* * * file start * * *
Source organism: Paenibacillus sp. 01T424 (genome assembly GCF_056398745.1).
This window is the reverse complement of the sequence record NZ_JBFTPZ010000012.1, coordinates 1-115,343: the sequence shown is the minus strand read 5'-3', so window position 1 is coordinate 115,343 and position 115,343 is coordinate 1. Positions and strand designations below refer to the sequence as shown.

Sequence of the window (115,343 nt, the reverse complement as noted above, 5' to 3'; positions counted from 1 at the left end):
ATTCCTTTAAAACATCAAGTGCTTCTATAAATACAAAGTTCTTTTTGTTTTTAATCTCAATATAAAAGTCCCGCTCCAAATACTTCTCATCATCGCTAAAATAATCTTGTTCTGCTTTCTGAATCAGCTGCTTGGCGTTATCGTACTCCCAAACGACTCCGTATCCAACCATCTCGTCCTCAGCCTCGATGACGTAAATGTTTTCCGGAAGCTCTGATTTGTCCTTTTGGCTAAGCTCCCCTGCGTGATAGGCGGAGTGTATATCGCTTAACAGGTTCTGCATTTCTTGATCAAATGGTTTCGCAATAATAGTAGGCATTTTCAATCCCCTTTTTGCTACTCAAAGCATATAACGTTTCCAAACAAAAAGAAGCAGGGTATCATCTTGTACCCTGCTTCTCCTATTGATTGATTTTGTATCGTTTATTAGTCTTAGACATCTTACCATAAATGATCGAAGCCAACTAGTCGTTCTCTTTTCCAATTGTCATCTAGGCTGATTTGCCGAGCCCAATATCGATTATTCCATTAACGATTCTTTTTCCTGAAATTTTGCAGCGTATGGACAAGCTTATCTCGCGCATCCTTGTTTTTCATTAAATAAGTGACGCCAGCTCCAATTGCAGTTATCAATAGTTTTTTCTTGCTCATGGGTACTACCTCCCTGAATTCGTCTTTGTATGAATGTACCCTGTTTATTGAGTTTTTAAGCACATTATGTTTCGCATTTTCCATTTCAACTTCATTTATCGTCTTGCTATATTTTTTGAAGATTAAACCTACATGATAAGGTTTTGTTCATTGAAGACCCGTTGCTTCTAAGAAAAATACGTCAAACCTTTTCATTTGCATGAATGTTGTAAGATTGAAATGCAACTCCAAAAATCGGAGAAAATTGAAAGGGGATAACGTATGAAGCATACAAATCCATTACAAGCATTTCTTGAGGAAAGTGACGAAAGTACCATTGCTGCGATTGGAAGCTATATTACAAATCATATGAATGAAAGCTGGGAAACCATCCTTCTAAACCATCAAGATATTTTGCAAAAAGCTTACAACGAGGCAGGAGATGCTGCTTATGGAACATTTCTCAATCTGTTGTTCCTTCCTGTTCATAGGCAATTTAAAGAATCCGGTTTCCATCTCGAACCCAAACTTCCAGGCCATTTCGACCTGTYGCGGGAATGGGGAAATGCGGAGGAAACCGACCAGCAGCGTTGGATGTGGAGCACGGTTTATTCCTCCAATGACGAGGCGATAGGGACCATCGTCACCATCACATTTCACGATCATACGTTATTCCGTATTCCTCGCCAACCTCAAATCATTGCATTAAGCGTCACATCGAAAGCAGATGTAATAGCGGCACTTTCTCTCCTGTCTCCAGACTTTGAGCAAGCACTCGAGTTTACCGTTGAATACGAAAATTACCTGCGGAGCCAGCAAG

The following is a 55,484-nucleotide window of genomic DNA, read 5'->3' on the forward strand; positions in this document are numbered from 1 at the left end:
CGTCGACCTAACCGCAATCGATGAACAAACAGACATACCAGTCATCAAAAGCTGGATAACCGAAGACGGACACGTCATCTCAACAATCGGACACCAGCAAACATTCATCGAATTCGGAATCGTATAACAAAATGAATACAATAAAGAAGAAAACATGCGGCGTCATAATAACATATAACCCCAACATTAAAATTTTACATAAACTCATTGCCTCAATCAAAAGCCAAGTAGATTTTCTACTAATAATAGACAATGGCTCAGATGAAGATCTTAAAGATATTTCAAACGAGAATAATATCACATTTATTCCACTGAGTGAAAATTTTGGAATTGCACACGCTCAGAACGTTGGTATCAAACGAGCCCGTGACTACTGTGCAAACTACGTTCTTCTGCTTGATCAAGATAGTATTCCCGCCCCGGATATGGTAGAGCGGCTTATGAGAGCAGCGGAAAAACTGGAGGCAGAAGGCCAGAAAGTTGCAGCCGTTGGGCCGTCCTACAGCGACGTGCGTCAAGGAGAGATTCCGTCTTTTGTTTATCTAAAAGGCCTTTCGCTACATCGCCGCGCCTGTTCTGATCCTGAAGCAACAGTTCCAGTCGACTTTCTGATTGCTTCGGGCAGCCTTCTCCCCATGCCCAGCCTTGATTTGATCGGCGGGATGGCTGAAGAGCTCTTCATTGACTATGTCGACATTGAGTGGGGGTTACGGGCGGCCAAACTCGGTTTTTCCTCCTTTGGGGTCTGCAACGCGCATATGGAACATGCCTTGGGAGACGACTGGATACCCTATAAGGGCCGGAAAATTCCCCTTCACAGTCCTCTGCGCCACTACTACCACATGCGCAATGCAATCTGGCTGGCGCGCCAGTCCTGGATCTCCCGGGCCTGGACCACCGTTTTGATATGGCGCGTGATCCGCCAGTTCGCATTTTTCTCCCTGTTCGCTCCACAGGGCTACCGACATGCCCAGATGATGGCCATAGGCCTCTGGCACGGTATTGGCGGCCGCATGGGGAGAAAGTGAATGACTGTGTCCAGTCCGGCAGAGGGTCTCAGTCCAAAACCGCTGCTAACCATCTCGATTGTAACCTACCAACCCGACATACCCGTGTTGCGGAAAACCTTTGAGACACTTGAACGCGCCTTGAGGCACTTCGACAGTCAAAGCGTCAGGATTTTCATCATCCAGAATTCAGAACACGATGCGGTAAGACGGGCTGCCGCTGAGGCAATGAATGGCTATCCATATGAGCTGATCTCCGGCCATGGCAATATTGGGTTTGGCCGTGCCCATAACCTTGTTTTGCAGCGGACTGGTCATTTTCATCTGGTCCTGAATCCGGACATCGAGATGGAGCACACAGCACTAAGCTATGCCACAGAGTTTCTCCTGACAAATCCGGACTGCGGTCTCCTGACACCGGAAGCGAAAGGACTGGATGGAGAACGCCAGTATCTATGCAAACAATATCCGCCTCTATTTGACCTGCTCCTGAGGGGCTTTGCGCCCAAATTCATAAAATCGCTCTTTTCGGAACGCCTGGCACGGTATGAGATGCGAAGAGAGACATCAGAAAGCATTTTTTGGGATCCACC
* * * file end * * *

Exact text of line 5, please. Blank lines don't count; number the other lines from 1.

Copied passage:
The following is a 55,484-nucleotide window of genomic DNA, read 5'->3' on the forward strand; positions in this document are numbered from 1 at the left end: